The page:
Jenny Ratcliffe-Wright Cape Wine Master

The South African wine industry commits to sustainability

South African wines are known globally for many things: wide range of styles; diversity of climate and geography; unique varietals; transition between the old and the new world.  But not many people know the Cape Winelands are located in the Cape Floral Kingdom, a world heritage site, one of six plant kingdoms in the world, with more than 9500 plant species. This piece of natural significance, located on the most southern point of the African continent, in the area surrounding Cape Town is where 70% of the plant species found cannot be found anywhere else on earth.

With this unique biodiversity, preserving the natural heritage of the land has become a focus for the South African wine producers. With the boom in the export market, the area being planted to vines in South Africa in on the increase.  Farmers are identifying what is unique and rare on their farms and finding ways to preserve the natural fynbos and renosterveld (translated as rhino fields); local names for the indigenous vegetation, and to minimize further loss of the threatened natural habitat as their plantings increase.

The South African wine industry supports conservation, and special biodiversity guidelines have been written. A program in sustainable farming was initiated called the Integrated production of Wine (IPW).  It became compulsory for farmers in 1998 and it concentrates on every stage in the wine production process.  Environmental impact studies, soil preparation, use of recyclable packaging, as well as botanical audits to preserve endangered or sensitive species, and using indigenous plants as cover crops.  Farmers also are required to set aside undeveloped land on their farms to preserve the natural ecosystems.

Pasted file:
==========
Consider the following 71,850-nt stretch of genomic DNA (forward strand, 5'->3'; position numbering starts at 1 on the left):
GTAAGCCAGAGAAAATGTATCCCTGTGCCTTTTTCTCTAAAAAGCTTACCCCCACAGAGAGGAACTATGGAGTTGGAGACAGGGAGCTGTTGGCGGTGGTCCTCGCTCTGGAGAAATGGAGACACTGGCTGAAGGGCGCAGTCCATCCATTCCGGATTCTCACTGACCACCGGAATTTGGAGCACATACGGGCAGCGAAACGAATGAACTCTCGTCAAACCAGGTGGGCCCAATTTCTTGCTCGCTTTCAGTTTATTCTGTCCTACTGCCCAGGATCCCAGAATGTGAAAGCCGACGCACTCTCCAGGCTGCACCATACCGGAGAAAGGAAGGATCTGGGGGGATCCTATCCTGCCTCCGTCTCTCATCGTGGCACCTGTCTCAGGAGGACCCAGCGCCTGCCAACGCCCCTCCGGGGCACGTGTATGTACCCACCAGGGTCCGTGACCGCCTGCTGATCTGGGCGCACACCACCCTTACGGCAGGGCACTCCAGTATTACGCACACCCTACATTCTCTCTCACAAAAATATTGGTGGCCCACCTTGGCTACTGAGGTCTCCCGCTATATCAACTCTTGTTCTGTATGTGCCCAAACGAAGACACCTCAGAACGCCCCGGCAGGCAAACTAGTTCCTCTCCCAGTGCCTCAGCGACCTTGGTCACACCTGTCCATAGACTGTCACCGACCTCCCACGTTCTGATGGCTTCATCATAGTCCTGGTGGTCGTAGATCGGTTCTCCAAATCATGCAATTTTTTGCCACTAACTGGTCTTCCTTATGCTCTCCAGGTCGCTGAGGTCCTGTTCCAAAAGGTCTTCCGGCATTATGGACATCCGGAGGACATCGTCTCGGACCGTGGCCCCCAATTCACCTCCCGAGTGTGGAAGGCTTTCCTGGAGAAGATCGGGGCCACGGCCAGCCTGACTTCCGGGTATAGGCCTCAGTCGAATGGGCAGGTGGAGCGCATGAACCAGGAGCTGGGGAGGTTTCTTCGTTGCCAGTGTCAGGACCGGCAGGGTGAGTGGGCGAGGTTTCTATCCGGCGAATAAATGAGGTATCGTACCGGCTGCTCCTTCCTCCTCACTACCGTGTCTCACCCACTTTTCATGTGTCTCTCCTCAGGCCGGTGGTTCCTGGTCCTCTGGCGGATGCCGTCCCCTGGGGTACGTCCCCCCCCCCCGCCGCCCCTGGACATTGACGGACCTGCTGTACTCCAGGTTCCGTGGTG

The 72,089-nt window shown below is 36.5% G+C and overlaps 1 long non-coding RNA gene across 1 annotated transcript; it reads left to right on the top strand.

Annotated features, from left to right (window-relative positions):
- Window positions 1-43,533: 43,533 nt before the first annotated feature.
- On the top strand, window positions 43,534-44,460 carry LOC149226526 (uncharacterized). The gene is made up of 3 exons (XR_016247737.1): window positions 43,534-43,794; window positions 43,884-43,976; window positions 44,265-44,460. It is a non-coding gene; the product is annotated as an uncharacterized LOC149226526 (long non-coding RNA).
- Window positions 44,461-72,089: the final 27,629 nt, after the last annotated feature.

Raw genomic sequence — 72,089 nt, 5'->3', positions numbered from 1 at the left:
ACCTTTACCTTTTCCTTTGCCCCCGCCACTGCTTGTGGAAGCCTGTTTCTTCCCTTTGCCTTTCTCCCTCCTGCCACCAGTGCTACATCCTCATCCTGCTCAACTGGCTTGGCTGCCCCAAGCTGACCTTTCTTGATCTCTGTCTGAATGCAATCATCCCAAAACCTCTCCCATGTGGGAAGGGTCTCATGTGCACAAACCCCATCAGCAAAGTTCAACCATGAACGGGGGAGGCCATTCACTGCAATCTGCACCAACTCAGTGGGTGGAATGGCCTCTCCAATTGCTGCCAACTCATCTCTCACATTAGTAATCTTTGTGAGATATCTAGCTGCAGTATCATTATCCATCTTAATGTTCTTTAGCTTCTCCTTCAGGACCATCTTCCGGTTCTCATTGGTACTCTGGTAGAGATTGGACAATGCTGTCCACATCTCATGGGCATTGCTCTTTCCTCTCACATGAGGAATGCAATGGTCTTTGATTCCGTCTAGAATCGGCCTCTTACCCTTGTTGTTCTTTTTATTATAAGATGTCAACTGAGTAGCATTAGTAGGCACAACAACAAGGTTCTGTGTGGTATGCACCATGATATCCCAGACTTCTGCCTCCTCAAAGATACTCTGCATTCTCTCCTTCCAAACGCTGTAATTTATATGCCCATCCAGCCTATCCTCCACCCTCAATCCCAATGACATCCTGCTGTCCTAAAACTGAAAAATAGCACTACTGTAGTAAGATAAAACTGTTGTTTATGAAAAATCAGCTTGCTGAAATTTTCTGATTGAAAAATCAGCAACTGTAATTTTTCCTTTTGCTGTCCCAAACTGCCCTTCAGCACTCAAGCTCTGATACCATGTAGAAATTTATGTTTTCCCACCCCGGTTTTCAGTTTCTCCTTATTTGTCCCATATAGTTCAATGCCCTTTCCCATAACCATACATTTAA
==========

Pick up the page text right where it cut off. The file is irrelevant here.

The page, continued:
South African wine bodies are working together to drive the industry’s commitment to sustainable, eco-friendly production of wine.  The Wine and Spirit board seal on the bottle guarantees this and has a unique seal number which can be verified online (www.sawis.co.za)

Consumers can now know that South African wine is the real deal when it comes to sustainability and not just a form of green rubber stamping to appease wine drinkers.  With that in mind, it is worth exploring the wonderful treasures that this little slice of Africa has to offer.  A recent tasting revealed some delightful wines, all found in the main section of the LCBO, hence, they are easy drinking value wines, and all on promotion for the month of January:

Vinologist Sauvignon Blanc $12.95 (currently $10.95) https://www.vinologist.co.za

  • Fresh, zingy, passionfruit and grapefruit notes

Fleur du Cap Chardonnay $12.95 (currently $10.95) https://www.fleurducap.co.za/wines/

  • Lovely lemon tones, no real sign of oakiness, just the softness and complexity of oak barrels

The Grinder Pinotage  $14.00  (currently selling for $12.00) https://www.grapegrinder.com/grinder-pinotage

  • A great expression of the South African Pinotage grape, loads of blackberry and plum fruit and coffee toastiness from the oak

Porcupine Ridge Syrah $15.95 (currently $12.95) https://www.boekenhoutskloof.co.za/porcupine-ridge/

  • A great value Syrah with notes of black pepper and black cherry

Jenny Ratcliffe-Wright
Cape Wine Master